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Community & Business

8 September, 2020

CWA President’s Visit and Oral History Workshop

Local Gilgandra shire Country Women’s Association (CWA) branches had a special visitor over the weekend. NSW CWA president Stephanie Stanhope stayed in the area visiting Gilgandra, Tooraweenah and Armatree CWA branches. Ms Stanhope also attended a number of functions while in the district (more details inside this edition). In Gilgandra she attended the branch’s International Dinner event held on Saturday night

CWA State President in Tooraweenah

She also had lunch with the Armatree branch on Friday and spent the afternoon with the women at Tooraweenah branch. Ms Stanhope’s visit also heralded the start of the CWA’s Awareness Week which this year is focusing on domestic violence. Gilgandra CWA Evening Branch president Helen Oates said that it was great to have the state president here, it was also an illuminating visit.

“We as the CWA and a community were honoured with her visit as state president, but also her story to tell of self-experienced domestic violence. It is widespread throughout the world which shows how much work we all need to do in this area,” said Mrs Oates.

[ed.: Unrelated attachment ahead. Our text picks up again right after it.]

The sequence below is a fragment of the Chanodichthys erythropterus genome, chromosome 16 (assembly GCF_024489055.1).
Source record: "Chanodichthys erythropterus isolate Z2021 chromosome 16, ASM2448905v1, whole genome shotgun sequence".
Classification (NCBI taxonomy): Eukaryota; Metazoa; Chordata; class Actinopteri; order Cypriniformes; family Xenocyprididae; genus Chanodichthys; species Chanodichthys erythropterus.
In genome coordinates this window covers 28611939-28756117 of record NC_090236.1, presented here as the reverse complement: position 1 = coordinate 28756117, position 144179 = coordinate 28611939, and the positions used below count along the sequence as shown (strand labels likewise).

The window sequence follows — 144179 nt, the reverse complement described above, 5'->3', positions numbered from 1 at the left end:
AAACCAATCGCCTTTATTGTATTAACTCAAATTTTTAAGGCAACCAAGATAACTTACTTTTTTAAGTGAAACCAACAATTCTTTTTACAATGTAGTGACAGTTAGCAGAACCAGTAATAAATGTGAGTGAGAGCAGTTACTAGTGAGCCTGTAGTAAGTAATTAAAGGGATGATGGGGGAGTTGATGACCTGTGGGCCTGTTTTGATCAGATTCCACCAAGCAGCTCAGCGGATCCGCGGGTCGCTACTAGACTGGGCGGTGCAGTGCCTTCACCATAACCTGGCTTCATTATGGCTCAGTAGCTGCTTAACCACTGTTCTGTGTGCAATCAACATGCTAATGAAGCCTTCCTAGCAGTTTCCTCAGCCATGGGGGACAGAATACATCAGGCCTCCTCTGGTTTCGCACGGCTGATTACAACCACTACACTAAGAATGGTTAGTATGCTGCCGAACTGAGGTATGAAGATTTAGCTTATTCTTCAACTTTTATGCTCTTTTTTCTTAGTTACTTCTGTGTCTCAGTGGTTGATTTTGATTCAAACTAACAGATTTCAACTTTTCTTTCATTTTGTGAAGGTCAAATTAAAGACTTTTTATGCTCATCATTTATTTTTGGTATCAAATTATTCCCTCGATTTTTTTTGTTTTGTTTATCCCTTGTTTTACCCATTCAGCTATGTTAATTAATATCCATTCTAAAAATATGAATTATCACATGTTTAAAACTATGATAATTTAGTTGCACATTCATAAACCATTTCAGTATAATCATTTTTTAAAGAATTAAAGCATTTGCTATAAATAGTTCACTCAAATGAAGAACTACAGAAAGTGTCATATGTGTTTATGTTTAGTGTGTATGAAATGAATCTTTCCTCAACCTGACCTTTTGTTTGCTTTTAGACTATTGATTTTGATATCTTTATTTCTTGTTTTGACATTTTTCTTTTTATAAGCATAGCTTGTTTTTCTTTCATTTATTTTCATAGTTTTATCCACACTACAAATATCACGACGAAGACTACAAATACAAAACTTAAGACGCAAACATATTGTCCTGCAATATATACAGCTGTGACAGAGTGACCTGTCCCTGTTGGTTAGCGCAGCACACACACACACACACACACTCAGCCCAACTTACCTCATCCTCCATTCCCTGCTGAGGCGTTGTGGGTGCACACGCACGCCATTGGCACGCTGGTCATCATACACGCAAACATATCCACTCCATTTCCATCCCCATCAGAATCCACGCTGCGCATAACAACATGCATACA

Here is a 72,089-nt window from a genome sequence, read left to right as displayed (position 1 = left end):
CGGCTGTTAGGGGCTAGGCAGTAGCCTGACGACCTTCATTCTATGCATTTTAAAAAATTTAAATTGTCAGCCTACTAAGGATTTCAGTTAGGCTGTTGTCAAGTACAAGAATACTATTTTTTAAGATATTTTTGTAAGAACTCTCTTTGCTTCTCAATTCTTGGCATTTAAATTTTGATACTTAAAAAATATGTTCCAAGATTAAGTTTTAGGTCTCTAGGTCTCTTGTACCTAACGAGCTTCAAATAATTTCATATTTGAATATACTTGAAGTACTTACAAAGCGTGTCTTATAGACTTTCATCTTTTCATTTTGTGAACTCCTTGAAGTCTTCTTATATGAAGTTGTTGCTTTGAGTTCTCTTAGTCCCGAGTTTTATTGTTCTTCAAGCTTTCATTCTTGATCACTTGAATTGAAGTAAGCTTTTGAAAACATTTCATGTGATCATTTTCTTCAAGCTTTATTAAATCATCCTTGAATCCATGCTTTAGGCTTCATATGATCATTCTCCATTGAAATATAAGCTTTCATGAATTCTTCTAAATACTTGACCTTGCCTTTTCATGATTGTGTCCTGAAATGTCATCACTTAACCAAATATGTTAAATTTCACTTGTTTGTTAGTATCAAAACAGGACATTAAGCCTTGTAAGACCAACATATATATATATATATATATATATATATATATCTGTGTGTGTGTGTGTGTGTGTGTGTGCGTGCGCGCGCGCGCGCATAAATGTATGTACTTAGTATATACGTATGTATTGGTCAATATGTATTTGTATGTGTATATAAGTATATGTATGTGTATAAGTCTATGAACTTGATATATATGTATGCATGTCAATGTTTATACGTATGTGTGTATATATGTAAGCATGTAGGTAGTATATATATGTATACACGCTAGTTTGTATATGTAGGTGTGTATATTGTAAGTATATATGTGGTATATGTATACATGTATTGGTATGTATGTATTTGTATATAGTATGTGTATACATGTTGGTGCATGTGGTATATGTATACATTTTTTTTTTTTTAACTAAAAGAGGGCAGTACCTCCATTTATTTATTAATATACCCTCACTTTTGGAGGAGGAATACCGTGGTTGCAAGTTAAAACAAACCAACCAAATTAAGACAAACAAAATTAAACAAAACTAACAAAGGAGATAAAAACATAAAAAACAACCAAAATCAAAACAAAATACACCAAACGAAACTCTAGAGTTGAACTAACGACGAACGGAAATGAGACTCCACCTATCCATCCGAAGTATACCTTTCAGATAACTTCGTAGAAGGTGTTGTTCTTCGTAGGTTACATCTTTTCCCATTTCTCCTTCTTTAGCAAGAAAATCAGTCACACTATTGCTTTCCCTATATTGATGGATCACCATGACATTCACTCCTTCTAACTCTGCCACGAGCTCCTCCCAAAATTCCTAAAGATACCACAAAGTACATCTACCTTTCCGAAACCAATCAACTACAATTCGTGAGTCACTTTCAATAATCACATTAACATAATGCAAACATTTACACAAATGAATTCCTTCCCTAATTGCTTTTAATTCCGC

Ms Stanphope said that current rates of domestic violence “are not acceptable”.

“We are calling for more initiatives, strategies and resources to go towards addressing the issue, particularly in rural areas. We also want to encourage women who are living with violence to reach out for assistance,” she said.

Attendees at the Oral History workshop

On Saturday the Gilgandra Oral History Group had their full day workshop, which was opened by Ms Stanhope. The 15 volunteers were instructed on all manner of skills necessary to successfully and effectively capture oral history. The workshop was presented by Pauline Curby and Andrew Host of Oral History NSW.

The day began with outlining some basic preparatory skills and giving the group an understanding of the ethical practices that need to be followed. The group was also instructed on the use of the recording equipment they would be using to record the oral histories of Gilgandra. Location was also discussed, highlighting the importance of the acoustics of a room, staying away from large echoey rooms.

The Gilgandra Oral History Group endeavours to record the oral histories of the Gilgandra region and to ensure they aren’t lost and forgotten for the benefit of future generations.

Jill Blackman and Kylie Moppett
Jill Blackman and Kylie Moppett

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